Ninja Foodi OP300
“The Ninja Foodi can do everything an Instant Pot can do, and air fry, too”
- Multifunctional with lots of accessories
- Crisps foods after pressure cooking in same appliance
- Heats up quickly
- Wide, non-stick ceramic inner pot
- Difficult to store
- Air fryer lid is not removable
More and more people are recognizing the benefits of electric pressure cookers. Between 2010 and 2017, electric pressure cooker sales in the United States rose by more than 32 percent, according to data from Statista. Electric pressure cookers are becoming popular small appliances just like toaster ovens and microwaves, as people seek out new and improved easy ways to prepare their meals.
Instant Pot is perhaps the most well-known electric pressure cooker on the market these days, but you also have Gourmia, Taotronics, and other brands. Recently, Ninja came out with the Foodi, which is an electric pressure cooker that is unique in that it addresses a complaint many people have about pressure cooking; that it’s difficult to create crunchy foods or a crispy-on-the-outside-moist-on-the-inside product. In addition to pressure cooking and slow cooking, the Ninja Foodi OP 300 also air fries, crisps, bakes, broils, sears, and sautés foods. This means that you should be able to pressure cook a chicken and then crisp the skin — all in the same appliance.
How does it perform? We tested out the Ninja Foodi to find out if it really makes perfect French fries, fall-off-the-bone rotisserie-style chicken with crispy skin, cheesecake, chicken tenders, and other staples you can make in standalone pressure cookers and air fryers.
The Foodi sells for between $190 and $230 for the 6.5-quart version, but the exact price depends on where you buy it. That sounds like a lot of money, but you get a lot for that price.
One of the first things we noticed when the Foodi arrived is that the box is exceptionally large when compared to the Instant Pot and pressure cookers with similar cooking capacities. The Foodi’s pressure-cooking capacity is 6.5 quarts, while the air fryer can hold 4 quarts.
When you open up the large box, you find the oval-shaped Ninja Foodi cooker with the attached air frying lid, a pressure cooking lid and sealing ring, a non-stock ceramic inner pot that is PTFE- and PFOA-free, an air frying basket, a steaming rack with adjustable side handles, a condensation collector cup, a recipe book, a cooking guide, and a user guide.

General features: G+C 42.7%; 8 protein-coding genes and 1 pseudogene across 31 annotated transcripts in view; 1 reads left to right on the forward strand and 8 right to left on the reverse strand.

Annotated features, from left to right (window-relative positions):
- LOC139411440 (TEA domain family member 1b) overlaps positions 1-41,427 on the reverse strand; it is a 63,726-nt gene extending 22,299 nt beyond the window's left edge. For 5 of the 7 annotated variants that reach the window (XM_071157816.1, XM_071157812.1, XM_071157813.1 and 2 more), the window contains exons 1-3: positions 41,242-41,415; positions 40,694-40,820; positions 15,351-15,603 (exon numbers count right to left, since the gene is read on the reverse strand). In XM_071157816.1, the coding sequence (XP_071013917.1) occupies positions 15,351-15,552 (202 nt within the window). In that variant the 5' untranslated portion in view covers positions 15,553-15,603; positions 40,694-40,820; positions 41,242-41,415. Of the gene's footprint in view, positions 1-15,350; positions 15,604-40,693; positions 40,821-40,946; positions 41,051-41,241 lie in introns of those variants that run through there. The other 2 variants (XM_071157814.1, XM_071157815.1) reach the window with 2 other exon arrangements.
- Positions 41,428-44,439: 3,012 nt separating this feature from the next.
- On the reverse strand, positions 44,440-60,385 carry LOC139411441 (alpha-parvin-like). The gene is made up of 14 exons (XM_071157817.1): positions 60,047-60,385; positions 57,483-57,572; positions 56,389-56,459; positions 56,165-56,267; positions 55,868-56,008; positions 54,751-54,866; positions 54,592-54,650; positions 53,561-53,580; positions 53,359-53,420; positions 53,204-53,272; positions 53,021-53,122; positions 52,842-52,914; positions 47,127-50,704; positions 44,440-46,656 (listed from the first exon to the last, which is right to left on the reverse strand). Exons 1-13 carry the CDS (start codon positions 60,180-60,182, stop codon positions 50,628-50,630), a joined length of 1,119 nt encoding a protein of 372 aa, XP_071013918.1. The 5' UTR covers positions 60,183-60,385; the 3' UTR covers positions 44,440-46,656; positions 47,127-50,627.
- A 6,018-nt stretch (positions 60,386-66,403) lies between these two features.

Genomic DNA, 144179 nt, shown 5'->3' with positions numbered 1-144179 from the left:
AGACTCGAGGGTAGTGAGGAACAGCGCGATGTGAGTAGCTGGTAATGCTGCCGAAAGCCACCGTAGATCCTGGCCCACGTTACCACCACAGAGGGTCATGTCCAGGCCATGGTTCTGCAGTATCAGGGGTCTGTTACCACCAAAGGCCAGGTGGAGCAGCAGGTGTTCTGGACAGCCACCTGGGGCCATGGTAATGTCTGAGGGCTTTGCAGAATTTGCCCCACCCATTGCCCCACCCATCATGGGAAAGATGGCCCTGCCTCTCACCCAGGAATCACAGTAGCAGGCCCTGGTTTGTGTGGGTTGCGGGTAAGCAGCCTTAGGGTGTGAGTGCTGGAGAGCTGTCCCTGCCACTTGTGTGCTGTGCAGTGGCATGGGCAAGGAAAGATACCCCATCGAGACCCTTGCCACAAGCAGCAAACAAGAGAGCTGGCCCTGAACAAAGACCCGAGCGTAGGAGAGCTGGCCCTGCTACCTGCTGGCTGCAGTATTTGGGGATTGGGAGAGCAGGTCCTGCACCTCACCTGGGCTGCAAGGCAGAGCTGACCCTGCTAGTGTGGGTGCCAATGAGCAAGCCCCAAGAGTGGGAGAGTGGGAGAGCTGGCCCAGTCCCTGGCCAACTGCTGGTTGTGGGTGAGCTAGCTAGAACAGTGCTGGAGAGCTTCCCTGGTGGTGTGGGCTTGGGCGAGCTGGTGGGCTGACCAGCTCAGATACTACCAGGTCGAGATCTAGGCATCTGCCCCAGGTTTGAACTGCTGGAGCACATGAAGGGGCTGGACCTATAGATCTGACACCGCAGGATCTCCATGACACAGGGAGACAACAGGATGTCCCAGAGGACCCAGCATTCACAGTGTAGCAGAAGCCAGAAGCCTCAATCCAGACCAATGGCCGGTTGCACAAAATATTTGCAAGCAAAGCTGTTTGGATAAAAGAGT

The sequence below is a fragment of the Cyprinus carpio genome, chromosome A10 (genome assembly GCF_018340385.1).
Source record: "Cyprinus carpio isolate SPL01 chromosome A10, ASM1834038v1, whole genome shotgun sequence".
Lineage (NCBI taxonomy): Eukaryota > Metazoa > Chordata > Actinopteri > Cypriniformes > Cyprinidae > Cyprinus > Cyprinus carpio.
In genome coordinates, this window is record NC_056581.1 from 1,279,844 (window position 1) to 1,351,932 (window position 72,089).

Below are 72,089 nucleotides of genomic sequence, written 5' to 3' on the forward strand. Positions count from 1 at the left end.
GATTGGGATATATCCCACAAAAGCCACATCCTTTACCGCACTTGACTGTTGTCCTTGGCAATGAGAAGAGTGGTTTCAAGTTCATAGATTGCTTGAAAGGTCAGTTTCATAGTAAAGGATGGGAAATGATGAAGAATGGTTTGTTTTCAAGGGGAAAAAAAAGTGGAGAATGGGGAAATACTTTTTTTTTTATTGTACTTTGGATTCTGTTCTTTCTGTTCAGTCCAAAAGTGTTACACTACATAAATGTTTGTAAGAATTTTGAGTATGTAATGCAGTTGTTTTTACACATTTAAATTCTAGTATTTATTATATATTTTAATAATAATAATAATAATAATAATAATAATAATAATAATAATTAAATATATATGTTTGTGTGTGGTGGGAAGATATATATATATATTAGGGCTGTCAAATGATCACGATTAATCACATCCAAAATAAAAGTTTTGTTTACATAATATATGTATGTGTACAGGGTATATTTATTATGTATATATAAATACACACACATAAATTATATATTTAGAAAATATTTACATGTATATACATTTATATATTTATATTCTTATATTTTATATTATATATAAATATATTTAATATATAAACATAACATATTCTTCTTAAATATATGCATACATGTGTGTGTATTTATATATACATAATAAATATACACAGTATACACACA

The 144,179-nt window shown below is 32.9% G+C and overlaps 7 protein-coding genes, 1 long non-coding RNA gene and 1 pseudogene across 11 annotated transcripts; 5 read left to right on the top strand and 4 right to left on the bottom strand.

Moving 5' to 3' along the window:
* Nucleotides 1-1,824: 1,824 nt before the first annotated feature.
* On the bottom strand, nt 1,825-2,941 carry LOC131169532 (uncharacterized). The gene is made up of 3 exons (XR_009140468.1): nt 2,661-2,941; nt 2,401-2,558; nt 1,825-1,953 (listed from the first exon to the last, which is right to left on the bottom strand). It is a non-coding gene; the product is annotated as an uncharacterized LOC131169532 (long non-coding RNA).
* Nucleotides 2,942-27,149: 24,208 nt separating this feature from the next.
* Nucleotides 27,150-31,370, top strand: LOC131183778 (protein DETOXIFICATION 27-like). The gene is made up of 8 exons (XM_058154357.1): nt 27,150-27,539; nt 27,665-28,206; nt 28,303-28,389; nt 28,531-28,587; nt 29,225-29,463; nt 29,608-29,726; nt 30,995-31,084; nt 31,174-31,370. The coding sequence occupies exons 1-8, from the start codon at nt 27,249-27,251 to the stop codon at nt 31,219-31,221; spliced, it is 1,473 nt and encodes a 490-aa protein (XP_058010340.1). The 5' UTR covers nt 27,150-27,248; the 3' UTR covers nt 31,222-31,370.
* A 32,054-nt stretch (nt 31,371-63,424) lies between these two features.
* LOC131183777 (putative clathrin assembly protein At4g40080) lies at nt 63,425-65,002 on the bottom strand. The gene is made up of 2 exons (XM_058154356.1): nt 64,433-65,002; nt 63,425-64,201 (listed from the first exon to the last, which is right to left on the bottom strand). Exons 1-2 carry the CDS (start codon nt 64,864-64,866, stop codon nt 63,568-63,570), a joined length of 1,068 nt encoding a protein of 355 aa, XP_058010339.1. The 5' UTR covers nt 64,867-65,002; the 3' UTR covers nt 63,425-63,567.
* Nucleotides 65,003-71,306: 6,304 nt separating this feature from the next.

The Ninja Foodi can be both a pressure cooker and an air fryer because it has two separate lids. The air frying lid is attached to the device by a hinge, and the pressure-cooking lid is separate from the device. It looks a lot like a lid you’d see on any other well-made electric pressure cooker, and it twists into place when you want to use the pressure-cooking option.
Because it has two separate lids, the Ninja Foodi can be both a pressure cooker and an air fryer.
The air frying swings opened and closed, but it is not removable. It sits out of the way while you pressure cook, allowing you to transition between the two lids. When using the pressure cooker, we found ourselves wishing we could remove the air frying lid. It just kind of sits there, and it’s heavy and awkward while you pressure cook. The pressure cooker lid has a removable sealing ring, and the sealing valve is easy to set in the vent or seal position. The pressure lid also has that red indicator pin you’d see on many other electric cookers like the Instant Pot.
The air frying lid hinges opened and closed on the side of the device and does not come off. When air frying foods, the permanently attached lid is convenient. When you swing the lid open, cooking stops automatically, and cooking automatically resumes when you swing the lid closed.
On the display of the Ninja Foodi, you’ll find several buttons, including pressure cook, steam, slow cook, sear and sauté, keep warm, air crisp, bake and roast, and broil. There are also time controls, temperature controls, and a start and stop button.
Air crisp: This function uses the air-frying lid. You can set the temperature between 300- and 400-degrees Fahrenheit, and you can set the cooking time in two-minute increments for a maximum cooking time of one hour. This function is ideal for a lot of recipes, including French fries, chicken tenders, and more. You can also crisp your pressure-cooked foods using this setting.
Bake/roast: Use the air-frying lid for this setting. The temperature runs between 250- and 400- degrees Fahrenheit. You can set the time in one-minute increments for one hour. After the hour mark, you can increase the time in five-minute increments and cook for up to four hours. This setting is good for preparing roasted meats and baked foods.
Pressure cook: Using the pressure cooker lid, you can cook foods on high or low pressure for up to four hours. You can set the time in one-minute increments for one hour. After the hour mark, you can increase the time in five-minute increments and cook for up to four hours. You can make a wide variety of recipes ranging from cheesecake to brownies to veggies to meats.
Steam: By placing the pressure lid on the Foodi with the sealing valve in the vent position, you can steam veggies and other foods. You can set the timer in one-minute increments for up to 30 minutes.
Slow cook: The slow cook function also uses the pressure lid with the sealing valve in the vent position. You can slow cook on high or low and set the timer in 15-minute increments for up to 12 hours. Slow cooking is ideal for things like soups, stews, and pot roasts.
Sear/sauté: This option uses no lid. It has five temperature settings: Low, medium-low, medium, medium-high, or high setting. You can brown foods before or after cooking, make sauces, gravies, or sear and sauté foods much like you would on a stovetop.
While the Foodi can do a lot, it is missing a few functions you’d find in other electric pressure cookers. For instance, it doesn’t have a yogurt or sanitize button, nor does it connect to Wi-Fi for app control.